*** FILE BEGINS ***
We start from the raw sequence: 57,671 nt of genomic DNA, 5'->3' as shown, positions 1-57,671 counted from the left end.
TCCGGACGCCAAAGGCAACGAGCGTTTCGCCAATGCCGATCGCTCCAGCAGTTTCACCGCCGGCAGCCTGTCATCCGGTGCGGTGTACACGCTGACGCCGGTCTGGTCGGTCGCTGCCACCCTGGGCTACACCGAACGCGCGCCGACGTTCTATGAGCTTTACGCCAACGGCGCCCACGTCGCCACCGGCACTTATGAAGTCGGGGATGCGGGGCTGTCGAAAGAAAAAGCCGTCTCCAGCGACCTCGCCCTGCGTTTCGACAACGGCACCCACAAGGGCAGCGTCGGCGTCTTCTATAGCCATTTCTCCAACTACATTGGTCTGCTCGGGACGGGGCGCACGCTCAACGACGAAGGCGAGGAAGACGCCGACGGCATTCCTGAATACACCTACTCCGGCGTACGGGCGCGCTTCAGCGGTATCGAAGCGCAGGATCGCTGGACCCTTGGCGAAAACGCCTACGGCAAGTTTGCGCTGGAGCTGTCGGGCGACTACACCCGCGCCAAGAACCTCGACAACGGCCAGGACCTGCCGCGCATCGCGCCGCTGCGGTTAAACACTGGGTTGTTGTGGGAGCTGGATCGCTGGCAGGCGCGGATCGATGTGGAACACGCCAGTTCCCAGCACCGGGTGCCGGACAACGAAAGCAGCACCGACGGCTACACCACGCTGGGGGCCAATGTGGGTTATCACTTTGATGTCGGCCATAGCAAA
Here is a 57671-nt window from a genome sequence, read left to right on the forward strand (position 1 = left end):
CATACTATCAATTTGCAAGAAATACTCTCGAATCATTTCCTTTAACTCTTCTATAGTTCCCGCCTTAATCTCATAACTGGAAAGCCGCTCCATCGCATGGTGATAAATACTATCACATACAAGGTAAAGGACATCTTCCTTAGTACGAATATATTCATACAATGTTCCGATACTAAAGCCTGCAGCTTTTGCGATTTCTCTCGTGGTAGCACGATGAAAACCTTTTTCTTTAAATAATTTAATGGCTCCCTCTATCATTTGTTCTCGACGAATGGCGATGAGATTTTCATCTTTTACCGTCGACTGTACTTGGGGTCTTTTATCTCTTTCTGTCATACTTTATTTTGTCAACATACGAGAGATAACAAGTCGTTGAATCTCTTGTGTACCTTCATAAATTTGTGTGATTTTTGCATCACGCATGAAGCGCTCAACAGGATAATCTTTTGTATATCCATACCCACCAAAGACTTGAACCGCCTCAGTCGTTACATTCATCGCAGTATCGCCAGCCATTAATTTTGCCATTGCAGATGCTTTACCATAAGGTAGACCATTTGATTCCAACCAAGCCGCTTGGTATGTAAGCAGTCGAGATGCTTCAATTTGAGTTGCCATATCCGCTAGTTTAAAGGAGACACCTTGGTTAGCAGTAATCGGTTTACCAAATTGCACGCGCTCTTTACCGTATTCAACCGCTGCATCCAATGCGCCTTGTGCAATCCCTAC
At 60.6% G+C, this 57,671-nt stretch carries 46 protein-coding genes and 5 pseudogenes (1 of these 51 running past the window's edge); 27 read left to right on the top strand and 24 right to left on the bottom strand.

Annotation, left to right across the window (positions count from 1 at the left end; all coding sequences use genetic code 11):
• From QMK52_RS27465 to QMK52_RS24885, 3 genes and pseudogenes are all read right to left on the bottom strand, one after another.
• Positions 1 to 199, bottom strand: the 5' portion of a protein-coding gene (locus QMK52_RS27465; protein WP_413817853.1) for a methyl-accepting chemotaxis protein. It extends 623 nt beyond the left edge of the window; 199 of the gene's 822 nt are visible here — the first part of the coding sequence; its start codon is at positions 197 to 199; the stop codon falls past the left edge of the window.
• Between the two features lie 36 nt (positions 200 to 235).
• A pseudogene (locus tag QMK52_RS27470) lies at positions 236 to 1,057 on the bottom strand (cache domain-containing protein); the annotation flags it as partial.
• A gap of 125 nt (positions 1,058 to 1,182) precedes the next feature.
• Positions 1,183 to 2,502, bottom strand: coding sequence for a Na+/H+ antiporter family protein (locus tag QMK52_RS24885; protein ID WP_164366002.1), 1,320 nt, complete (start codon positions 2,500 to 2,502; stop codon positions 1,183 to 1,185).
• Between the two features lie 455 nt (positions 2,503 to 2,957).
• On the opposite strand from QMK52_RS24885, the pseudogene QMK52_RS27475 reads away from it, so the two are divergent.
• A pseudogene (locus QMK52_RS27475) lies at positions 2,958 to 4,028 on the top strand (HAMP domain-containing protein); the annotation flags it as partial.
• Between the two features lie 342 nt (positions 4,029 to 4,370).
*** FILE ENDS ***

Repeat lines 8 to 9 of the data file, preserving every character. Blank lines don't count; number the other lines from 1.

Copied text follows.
• Positions 1 to 199, bottom strand: the 5' portion of a protein-coding gene (locus QMK52_RS27465; protein WP_413817853.1) for a methyl-accepting chemotaxis protein. It extends 623 nt beyond the left edge of the window; 199 of the gene's 822 nt are visible here — the first part of the coding sequence; its start codon is at positions 197 to 199; the stop codon falls past the left edge of the window.
• Between the two features lie 36 nt (positions 200 to 235).